CHICAGO (WLS) -- Women of color looking to launch a business have been lacking resources, and citizens with criminal records have struggled to join the work force.
Black women are among the fastest growing demographic of entrepreneurs in the United States, but it is more difficult than it should be to start a business, according to Abigail Ingram, director of the Women In Entrepreneurship Institute.
"First of all, there are the barriers that are easy to quantify, so these include things like access to capital, the ability to secure large contracts. I think probably the most easy to quantify example is showing how little venture capital funding and other types of investment women of color and women overall are able to access," Ingram said.
Karin M. Norington-Reaves, CEO of the Chicago Cook Workforce Partnership and Jeff Korzenik, an executive with Fifth Third Bank and author, have been advocates for giving people with a criminal record a second chance.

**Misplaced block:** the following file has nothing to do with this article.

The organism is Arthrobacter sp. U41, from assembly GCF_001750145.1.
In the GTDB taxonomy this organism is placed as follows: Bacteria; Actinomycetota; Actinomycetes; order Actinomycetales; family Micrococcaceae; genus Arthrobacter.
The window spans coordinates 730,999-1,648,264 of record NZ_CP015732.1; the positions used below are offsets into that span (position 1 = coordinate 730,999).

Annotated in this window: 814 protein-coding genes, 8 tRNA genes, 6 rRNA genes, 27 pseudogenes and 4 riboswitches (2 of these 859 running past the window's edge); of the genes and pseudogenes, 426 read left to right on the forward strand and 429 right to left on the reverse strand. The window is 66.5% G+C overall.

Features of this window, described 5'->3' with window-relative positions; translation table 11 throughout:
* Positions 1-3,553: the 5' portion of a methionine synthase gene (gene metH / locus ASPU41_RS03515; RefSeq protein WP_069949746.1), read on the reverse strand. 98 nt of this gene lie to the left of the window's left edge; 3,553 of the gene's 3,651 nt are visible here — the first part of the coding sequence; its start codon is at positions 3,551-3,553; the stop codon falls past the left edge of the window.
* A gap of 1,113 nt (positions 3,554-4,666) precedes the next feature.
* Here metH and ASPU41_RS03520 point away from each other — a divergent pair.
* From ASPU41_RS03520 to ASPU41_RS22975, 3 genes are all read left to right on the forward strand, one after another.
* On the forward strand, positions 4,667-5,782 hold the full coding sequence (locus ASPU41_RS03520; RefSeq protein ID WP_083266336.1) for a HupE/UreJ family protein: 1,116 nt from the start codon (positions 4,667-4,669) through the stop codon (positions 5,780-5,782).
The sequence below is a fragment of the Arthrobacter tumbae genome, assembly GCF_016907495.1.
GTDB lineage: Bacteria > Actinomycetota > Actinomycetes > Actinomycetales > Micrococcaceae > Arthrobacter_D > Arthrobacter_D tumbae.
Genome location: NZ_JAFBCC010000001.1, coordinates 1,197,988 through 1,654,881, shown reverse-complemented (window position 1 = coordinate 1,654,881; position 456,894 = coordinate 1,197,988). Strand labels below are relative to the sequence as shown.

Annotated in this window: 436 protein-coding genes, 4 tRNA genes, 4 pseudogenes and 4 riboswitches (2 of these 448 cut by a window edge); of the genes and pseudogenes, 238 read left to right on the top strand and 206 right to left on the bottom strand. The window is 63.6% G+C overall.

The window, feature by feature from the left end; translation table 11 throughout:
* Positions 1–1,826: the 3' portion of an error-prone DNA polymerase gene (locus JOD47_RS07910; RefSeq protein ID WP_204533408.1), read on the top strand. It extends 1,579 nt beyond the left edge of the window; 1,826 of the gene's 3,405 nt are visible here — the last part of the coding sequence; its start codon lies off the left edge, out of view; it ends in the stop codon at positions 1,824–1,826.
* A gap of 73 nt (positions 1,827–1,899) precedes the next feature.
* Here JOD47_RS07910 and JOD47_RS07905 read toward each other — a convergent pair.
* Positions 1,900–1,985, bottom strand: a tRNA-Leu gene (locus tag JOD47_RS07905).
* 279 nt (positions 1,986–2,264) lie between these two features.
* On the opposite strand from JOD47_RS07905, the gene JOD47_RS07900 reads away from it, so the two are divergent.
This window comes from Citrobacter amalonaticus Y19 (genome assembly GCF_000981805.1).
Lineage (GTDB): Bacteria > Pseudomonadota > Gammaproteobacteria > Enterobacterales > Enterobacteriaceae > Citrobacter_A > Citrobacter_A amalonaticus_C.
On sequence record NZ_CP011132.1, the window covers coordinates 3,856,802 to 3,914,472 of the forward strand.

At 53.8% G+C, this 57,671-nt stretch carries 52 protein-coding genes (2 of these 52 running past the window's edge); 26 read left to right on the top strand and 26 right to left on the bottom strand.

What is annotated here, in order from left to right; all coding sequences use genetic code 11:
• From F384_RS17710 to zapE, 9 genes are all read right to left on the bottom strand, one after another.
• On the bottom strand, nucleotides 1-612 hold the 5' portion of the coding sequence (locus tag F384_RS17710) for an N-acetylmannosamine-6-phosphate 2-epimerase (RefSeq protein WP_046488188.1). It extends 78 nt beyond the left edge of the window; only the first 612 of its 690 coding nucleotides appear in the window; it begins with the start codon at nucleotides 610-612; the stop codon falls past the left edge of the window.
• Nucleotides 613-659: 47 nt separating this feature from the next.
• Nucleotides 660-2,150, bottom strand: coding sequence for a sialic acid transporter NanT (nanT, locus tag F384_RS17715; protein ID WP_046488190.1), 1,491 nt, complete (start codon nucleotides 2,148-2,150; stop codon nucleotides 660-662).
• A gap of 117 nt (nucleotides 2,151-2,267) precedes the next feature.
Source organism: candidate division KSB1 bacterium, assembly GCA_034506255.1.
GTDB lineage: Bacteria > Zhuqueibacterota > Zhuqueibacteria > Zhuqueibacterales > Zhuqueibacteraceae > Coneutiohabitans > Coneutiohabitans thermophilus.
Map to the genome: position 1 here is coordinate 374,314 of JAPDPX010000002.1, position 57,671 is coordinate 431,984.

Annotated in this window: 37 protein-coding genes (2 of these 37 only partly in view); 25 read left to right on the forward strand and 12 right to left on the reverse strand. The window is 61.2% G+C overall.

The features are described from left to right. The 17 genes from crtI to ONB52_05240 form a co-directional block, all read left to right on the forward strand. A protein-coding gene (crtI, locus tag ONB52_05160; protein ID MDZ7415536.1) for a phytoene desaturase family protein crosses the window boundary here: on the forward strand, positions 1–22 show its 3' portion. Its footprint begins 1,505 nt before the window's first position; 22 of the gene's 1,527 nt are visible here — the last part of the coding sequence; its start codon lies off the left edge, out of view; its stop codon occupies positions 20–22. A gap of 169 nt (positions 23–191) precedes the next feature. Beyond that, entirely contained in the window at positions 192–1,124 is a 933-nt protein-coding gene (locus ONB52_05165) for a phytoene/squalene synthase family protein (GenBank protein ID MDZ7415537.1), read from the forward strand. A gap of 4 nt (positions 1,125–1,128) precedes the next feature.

"Nationally, the unemployment rate for people, returning citizens, is thought to be about 27%, and that actually understates the problem because many people simply give up because they face such a wall of resistance to opportunity, so that doesn't include people who have dropped out or sadly, some get rearrested. It's a tremendous waste of human talent," Korzenik said.
For More Information on the Women In Entrepreneurship Institute, visit https://business.depaul.edu/about/centers-institutes/women-in-entrepreneurship-institute/Pages/default.aspx
For More Information on Hire Calling, visit chicookworks.org/hirecalling.